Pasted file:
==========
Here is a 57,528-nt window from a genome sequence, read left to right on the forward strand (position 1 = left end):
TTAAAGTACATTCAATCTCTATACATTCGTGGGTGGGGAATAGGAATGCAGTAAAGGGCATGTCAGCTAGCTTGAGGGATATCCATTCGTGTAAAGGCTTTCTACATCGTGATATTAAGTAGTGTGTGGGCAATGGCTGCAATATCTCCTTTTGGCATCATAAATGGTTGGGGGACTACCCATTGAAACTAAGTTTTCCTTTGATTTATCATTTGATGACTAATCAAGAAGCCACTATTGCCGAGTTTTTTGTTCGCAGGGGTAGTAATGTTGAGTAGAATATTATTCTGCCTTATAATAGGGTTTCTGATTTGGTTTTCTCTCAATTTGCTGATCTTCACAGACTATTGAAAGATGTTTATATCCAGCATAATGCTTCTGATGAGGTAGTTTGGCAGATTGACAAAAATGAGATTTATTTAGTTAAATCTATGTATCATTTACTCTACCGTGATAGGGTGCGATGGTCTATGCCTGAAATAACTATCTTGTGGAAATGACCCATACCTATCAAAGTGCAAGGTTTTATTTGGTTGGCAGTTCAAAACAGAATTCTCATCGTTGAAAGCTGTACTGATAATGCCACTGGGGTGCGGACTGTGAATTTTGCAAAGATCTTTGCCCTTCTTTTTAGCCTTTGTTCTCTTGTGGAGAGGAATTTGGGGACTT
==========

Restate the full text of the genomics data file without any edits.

Here is a 57,528-nt window from a genome sequence, read left to right on the forward strand (position 1 = left end):
TTAAAGTACATTCAATCTCTATACATTCGTGGGTGGGGAATAGGAATGCAGTAAAGGGCATGTCAGCTAGCTTGAGGGATATCCATTCGTGTAAAGGCTTTCTACATCGTGATATTAAGTAGTGTGTGGGCAATGGCTGCAATATCTCCTTTTGGCATCATAAATGGTTGGGGGACTACCCATTGAAACTAAGTTTTCCTTTGATTTATCATTTGATGACTAATCAAGAAGCCACTATTGCCGAGTTTTTTGTTCGCAGGGGTAGTAATGTTGAGTAGAATATTATTCTGCCTTATAATAGGGTTTCTGATTTGGTTTTCTCTCAATTTGCTGATCTTCACAGACTATTGAAAGATGTTTATATCCAGCATAATGCTTCTGATGAGGTAGTTTGGCAGATTGACAAAAATGAGATTTATTTAGTTAAATCTATGTATCATTTACTCTACCGTGATAGGGTGCGATGGTCTATGCCTGAAATAACTATCTTGTGGAAATGACCCATACCTATCAAAGTGCAAGGTTTTATTTGGTTGGCAGTTCAAAACAGAATTCTCATCGTTGAAAGCTGTACTGATAATGCCACTGGGGTGCGGACTGTGAATTTTGCAAAGATCTTTGCCCTTCTTTTTAGCCTTTGTTCTCTTGTGGAGAGGAATTTGGGGACTT